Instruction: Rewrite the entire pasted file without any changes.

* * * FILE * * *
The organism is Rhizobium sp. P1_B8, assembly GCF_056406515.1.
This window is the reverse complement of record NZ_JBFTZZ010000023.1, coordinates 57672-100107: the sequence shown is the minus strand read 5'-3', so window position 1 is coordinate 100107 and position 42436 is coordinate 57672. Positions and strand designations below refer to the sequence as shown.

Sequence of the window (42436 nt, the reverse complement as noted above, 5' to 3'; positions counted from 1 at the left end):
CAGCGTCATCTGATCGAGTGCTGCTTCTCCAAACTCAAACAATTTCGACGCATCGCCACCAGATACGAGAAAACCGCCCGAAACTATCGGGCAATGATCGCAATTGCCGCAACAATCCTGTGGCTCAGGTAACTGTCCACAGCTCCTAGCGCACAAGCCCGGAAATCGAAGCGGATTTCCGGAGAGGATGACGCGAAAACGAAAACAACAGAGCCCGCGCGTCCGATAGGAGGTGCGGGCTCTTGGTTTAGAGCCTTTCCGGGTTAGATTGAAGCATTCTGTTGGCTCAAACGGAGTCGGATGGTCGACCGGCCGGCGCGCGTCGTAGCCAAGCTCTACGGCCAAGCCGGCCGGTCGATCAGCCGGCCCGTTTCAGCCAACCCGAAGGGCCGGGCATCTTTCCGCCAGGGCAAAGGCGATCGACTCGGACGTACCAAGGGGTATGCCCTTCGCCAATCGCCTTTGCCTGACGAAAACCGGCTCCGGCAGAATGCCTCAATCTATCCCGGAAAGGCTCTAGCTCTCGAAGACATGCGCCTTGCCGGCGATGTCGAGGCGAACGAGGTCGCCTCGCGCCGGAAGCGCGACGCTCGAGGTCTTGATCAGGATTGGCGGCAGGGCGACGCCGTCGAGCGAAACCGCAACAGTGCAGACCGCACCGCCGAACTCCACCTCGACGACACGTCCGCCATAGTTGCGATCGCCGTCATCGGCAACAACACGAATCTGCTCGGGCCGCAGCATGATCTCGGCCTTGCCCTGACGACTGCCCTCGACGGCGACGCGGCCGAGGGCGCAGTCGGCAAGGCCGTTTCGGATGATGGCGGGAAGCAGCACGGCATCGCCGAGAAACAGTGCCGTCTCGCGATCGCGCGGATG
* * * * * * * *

The organism is Rhizobium sp. P1_B8, assembly GCF_056406515.1.
This window is the reverse complement of record NZ_JBFTZZ010000023.1, coordinates 57672-100107: the sequence shown is the minus strand read 5'-3', so window position 1 is coordinate 100107 and position 42436 is coordinate 57672. Positions and strand designations below refer to the sequence as shown.

Sequence of the window (42436 nt, the reverse complement as noted above, 5' to 3'; positions counted from 1 at the left end):
CAGCGTCATCTGATCGAGTGCTGCTTCTCCAAACTCAAACAATTTCGACGCATCGCCACCAGATACGAGAAAACCGCCCGAAACTATCGGGCAATGATCGCAATTGCCGCAACAATCCTGTGGCTCAGGTAACTGTCCACAGCTCCTAGCGCACAAGCCCGGAAATCGAAGCGGATTTCCGGAGAGGATGACGCGAAAACGAAAACAACAGAGCCCGCGCGTCCGATAGGAGGTGCGGGCTCTTGGTTTAGAGCCTTTCCGGGTTAGATTGAAGCATTCTGTTGGCTCAAACGGAGTCGGATGGTCGACCGGCCGGCGCGCGTCGTAGCCAAGCTCTACGGCCAAGCCGGCCGGTCGATCAGCCGGCCCGTTTCAGCCAACCCGAAGGGCCGGGCATCTTTCCGCCAGGGCAAAGGCGATCGACTCGGACGTACCAAGGGGTATGCCCTTCGCCAATCGCCTTTGCCTGACGAAAACCGGCTCCGGCAGAATGCCTCAATCTATCCCGGAAAGGCTCTAGCTCTCGAAGACATGCGCCTTGCCGGCGATGTCGAGGCGAACGAGGTCGCCTCGCGCCGGAAGCGCGACGCTCGAGGTCTTGATCAGGATTGGCGGCAGGGCGACGCCGTCGAGCGAAACCGCAACAGTGCAGACCGCACCGCCGAACTCCACCTCGACGACACGTCCGCCATAGTTGCGATCGCCGTCATCGGCAACAACACGAATCTGCTCGGGCCGCAGCATGATCTCGGCCTTGCCCTGACGACTGCCCTCGACGGCGACGCGGCCGAGGGCGCAGTCGGCAAGGCCGTTTCGGATGATGGCGGGAAGCAGCACGGCATCGCCGAGAAACAGTGCCGTCTCGCGATCGCGCGGATG